Fall 2008

Volume XXXIV, Number 4

Contents:

Executive Director's Letter
Barbara Franco

From the Editor
Michael J. O'Malley III

Letters

Wish You Were Here!

Laughing with Philadelphia Stooge Larry Fine
William C. Kashatus

Since the days of vaudeville, The Three Stooges continue to entertain the world long after their passing. A legacy of live performances and more than two hundred short and feature-length films have spanned generations. The story of Philadelphia native and "Stooge in the Middle" Larry Fine is told with rare photographs, courtesy of The Stoogeum, a museum dedicated to the trio. Author William C. Kashatus reveals how Larry Fine endured a horrible and painful childhood accident to become a prodigy violinist at the age nine. He then leveraged his vaudeville talents to become an icon of American mass culture.

Built by the New Deal
Michael J. O'Malley III

One of the greatest architectural achievements in Pennsylvania's history, financed by the Public Works Administration under the New Deal, took place during the Great Depression. With archival images and new color photos by staff photographers, these magnificent buildings, designed by some of the country's greatest architects, artists, sculptors, and even philosophers, are detailed expertly by magazine editor and author Michael J. O'Malley III. Great edifices in Harrisburg's Capitol complex, and elsewhere, still stand, not only to be admired and provide public services, but as a testimony that Pennsylvania's citizens would not be defeated by the worst economic crisis in history.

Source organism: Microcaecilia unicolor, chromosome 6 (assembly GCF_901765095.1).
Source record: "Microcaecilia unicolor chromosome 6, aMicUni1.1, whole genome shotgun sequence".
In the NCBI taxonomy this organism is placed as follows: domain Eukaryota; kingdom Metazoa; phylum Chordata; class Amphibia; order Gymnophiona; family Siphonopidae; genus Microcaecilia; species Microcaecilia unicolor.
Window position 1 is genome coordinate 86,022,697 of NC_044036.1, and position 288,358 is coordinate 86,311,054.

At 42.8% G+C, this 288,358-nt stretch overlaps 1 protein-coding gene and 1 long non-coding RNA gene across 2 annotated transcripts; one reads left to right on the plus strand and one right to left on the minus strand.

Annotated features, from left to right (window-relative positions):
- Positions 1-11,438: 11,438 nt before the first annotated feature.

Black Settlement on Yellow Hill
Alisha Sanders, Debra McCauslin

For decades prior to the climatic Battle of Gettysburg, African Americans found refuge in Yellow Hill, a nearby peaceful hamlet of farmers, laborers, and crafts persons in Adams County. In 1863, with the Confederates converging on Gettysburg, African Americans justifiably feared capture and being bonded back into slavery. Yellow Hill offered a peaceful sanctuary. Most traces of Yellow Hill are gone and only one tombstone from its cemetery, that of an infant child, survived time and vandals. Yellow Hill and the story of its African American Civil War veterans might have been forgotten if not for the research of scholar Debra McCauslin and co-author Alisha Saunders, a direct descendant of the first Yellow Hill property owner.

Hands-On History: Advanced Technology "Rubs" the Ancient Past
Kurt W. Carr, Paul A. Nevin

Our Documentary Heritage
Willis L. Shirk Jr.

Pennsylvania Heritage Society ® Newsletter

PHMC Highlights

Bookshelf

Marking Time: Rural Electrification

Year in Review

Sharing the Common Wealth

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